pretation of the act of Congress was referred to the Attorney General
for decision. He derided that the term "net registered tonnage" as
used in the act must be interpreted to mean the net tonnage of a
vessel as measured under the rules prescribed by the statutes of the
United States.
The effect of the above is that tolls on commercial vessels using the
Canal are levied at the rate of $1.20 per net ton on laden ships and
$0.72 per net ton on vessels in ballast on the basis of tonnage deter-
mined by the Panama Canal rules of measurement with the proviso
that the amount collectible shall not exceed $1.25 per net ton or be
less than $0.75 per net ton as determined under the rules of registry
in the United States. This requires that tonnage be determined and
tolls reckoned on two bases.
The Canal administration has been endeavoring over a period of
years to secure legislation which would eliminate the United States
registry measurement rules as a factor in the computation of tolls
charges on vessels using the Canal. The need for this legislation is
discussed at some length in section III of this report.
The Panama Canal rules of measurement were devised for the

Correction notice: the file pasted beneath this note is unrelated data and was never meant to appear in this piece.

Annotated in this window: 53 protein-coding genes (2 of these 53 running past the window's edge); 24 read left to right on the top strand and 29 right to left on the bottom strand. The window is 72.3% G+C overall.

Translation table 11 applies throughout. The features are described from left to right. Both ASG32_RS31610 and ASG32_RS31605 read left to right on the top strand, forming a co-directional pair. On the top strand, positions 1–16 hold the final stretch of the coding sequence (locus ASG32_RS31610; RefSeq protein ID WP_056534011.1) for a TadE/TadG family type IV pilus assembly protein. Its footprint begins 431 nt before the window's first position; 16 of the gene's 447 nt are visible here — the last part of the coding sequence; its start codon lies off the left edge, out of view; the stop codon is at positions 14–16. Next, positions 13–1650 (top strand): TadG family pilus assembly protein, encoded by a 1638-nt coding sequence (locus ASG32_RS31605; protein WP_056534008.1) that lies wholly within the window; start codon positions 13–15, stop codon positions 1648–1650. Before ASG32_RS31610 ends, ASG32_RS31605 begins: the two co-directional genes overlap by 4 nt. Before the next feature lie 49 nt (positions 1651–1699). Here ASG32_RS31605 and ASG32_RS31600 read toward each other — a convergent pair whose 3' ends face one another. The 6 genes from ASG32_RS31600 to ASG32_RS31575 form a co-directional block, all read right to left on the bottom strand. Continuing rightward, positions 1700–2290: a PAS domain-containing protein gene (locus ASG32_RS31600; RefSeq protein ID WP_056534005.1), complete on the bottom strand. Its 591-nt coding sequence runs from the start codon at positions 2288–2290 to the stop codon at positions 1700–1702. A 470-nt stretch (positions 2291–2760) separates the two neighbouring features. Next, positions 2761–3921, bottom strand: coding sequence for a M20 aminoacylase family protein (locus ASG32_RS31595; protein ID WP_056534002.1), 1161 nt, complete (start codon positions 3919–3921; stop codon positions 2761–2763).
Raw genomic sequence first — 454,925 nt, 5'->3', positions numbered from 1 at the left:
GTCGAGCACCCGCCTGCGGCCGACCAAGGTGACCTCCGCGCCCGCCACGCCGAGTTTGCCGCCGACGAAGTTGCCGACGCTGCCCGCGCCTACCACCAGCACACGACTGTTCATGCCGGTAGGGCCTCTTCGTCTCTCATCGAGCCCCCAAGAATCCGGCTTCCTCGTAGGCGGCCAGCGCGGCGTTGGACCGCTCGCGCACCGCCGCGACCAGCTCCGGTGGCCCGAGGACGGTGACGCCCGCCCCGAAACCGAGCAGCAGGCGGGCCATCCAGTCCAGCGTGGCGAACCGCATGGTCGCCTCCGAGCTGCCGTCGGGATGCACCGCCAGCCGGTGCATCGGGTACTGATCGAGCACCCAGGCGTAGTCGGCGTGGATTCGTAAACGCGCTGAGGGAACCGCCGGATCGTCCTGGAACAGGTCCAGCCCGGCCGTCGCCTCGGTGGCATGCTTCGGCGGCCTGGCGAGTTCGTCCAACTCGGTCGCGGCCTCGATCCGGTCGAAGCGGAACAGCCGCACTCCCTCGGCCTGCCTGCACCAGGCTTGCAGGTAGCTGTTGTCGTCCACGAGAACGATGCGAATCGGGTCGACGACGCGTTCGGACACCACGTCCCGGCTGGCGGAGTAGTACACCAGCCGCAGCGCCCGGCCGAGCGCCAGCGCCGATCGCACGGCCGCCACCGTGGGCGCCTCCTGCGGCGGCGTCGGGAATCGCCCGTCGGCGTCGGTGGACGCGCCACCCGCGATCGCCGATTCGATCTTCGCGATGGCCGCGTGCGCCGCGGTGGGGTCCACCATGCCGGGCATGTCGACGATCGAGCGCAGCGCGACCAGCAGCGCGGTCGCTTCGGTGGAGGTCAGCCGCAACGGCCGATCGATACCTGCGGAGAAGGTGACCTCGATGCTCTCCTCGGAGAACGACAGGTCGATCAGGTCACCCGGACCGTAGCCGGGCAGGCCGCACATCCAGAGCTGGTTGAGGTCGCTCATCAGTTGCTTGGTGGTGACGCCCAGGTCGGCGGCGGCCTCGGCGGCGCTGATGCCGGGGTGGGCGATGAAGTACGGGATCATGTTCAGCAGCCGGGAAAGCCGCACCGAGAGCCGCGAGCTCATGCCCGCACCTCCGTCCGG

express purpose of providing a just and equitable basis for the levying





REPORT OF GOVERNOR OF THE PANAMA CANAL


of tolls on vessels using the Canal. The United States registry rules
were not so devised and are unsatisfactory for this purpose. The
unsuitability of the United States registry rules as a basis for the
levying of tolls is amply illustrated by the fact that during the period
from 1917 to the present, when the net tonnages of vessels passing
through the Canal have been checked under both the Panama Canal
and the United States registry systems of measurement, the percent-
age which the aggregate United States registry measurement tonnage
has formed of the Pananima Canal net tonnage has declined from 81.08
to 69.87 percent. During this period the Panama Canal rules have
not been changed and the Panama Canal net tonnage has therefore
remained a constant factor. On the other hand, through structural
alter tions tha!t have not appreciably affected the earning capacity
of their vessels, shipowners have materially reduced the net tonnage
of their vessels under the United States registry measurement rules.
Through such alterations and the construction of new ships designed
with the view to keeping the United States registry measurement
tonnage at a minimum, during the past 18 years the aggregate United
States registry measurement tonnage has declined approximately
11 percent in relation to the Panama Canal net tonnage.
With a view to stopping the progressive lowering of the ratio
between actual earning capacity and the net tonnage as determined
under the United States registry measurement rules, several years
ago the Canal administration suggested the adoption of rates of $1
per Canal net ton for laden ships and 60 cents per net ton for ships
in ballast. The application of these rates to ships which passed